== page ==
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Old 3rd November 2020, 09:03 PM   #19
mross
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Join Date: Jan 2005
Posts: 463
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Quote:
Originally Posted by A. G. Maisey
Mr. Ross, gas is indeed very easy to use, making damascus with gas is easier than baking a chocolate cake, but the big thing I don't like about it is that although it is great for welding, it is in my opinion less good for welding and , again for me, close to useless for heat treating.

With coke & charcoal you can control the heat in any part of the blade, so you can bring the edge of a blade to critical, and leave the back relatively soft. Effectively you can apply heat to a piece of work wherever you need it, and at whatever level you need, but with the gas forges I've used this is simply not possible, you get a fast, even, overall heat, no real control at all.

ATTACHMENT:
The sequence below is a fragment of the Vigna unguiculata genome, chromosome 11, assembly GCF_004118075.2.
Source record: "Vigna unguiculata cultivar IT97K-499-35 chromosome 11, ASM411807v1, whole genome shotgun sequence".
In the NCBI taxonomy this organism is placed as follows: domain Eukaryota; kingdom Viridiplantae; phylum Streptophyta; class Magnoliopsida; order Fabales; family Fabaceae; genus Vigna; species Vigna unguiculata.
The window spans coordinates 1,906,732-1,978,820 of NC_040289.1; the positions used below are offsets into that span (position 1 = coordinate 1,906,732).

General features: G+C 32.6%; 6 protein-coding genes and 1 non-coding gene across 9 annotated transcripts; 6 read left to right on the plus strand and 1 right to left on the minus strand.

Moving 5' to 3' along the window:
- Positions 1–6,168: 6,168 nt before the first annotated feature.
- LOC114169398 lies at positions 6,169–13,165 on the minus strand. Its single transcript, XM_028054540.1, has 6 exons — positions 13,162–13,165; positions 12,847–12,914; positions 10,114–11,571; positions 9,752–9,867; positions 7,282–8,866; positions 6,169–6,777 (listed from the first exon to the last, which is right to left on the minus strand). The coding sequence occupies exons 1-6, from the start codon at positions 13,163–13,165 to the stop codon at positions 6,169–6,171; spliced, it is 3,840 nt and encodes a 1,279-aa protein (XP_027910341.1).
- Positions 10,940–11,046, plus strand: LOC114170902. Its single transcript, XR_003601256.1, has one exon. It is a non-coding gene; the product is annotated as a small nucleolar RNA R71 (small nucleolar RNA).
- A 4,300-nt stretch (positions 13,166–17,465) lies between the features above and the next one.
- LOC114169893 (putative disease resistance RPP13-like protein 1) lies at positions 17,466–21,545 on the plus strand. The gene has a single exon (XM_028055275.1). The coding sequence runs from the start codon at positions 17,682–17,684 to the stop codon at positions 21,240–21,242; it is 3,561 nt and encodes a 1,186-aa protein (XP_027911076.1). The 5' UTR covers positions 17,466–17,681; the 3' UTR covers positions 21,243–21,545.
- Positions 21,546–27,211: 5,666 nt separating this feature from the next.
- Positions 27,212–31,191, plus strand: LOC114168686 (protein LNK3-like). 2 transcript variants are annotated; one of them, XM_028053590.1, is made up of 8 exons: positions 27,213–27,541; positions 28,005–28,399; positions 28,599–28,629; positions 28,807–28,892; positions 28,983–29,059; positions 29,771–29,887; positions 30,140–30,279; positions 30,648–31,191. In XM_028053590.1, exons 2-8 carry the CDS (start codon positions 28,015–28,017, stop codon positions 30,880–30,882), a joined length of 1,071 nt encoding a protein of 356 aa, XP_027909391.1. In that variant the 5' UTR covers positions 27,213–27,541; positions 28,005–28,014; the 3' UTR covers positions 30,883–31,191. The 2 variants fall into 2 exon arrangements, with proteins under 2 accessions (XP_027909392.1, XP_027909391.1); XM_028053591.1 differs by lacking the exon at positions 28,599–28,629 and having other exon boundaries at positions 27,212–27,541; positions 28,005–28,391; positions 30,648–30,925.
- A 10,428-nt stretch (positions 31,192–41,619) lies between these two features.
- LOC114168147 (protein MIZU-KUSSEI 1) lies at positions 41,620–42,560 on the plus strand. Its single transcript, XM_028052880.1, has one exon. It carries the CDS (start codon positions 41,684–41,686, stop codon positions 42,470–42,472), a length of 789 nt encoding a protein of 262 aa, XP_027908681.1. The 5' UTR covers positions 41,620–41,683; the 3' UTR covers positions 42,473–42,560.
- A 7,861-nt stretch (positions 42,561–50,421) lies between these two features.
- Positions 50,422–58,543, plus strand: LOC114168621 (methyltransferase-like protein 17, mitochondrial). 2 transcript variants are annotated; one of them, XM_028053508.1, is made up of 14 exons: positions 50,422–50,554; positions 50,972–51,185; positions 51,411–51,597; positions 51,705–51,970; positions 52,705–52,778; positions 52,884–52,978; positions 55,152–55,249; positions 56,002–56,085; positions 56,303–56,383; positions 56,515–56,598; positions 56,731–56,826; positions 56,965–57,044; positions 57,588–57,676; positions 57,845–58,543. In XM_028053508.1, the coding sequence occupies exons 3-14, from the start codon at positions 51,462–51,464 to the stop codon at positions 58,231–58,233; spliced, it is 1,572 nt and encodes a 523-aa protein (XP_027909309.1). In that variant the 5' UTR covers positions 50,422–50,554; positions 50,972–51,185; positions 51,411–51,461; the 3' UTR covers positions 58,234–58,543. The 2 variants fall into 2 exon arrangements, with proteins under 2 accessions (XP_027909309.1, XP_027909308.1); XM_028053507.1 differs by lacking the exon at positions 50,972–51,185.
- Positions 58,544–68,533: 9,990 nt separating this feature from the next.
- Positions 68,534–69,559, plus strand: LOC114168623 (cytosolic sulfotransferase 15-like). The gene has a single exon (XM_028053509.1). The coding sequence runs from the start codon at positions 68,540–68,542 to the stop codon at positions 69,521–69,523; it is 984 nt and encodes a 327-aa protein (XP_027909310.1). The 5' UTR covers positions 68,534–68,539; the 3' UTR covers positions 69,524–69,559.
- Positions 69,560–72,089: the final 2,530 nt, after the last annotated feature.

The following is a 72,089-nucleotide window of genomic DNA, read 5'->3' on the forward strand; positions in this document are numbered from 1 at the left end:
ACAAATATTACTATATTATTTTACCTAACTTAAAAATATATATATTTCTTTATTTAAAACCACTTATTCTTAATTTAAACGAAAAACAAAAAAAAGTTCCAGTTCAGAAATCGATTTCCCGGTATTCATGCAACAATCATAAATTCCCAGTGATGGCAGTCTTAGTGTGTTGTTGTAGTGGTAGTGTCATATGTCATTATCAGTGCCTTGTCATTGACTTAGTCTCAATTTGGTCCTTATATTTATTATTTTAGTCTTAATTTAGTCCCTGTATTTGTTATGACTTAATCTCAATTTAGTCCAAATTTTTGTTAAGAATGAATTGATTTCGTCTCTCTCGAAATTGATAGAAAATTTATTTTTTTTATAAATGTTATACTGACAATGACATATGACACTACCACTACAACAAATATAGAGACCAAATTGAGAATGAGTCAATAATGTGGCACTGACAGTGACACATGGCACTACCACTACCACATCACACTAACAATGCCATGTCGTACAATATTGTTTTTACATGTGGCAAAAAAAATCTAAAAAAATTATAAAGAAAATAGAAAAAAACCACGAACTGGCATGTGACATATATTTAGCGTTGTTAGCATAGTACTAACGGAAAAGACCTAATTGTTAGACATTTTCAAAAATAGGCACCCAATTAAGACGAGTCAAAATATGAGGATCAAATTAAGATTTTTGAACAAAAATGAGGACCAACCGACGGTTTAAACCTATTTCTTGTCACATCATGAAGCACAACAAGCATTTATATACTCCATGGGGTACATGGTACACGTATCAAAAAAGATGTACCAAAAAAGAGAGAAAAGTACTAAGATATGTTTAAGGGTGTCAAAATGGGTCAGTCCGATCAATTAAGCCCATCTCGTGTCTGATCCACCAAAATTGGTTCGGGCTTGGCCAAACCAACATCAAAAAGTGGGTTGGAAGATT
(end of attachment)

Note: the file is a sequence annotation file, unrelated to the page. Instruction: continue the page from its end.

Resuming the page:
I've never used bellows, even in Jawa I've used electric blowers. A cheap electric blower is a worn out vacuum cleaner on blow cycle. Tending the fire is what makes coke & charcoal so manageable, its talking to you the whole time.


Full agreement, I have a Lively forge with the hand crank blower. One of the things I have heard others do but have not tried it as I am more of a hobbyist/deletant is using coal etc, to carburize low carbon material via carbon migration to say make something like wrought iron hardenable. Did not mention that as it is a bit controversial some say yeah and other nay. Many of the smiths I know that started out with fire, grumble a lot about the gas forge but won't go back.
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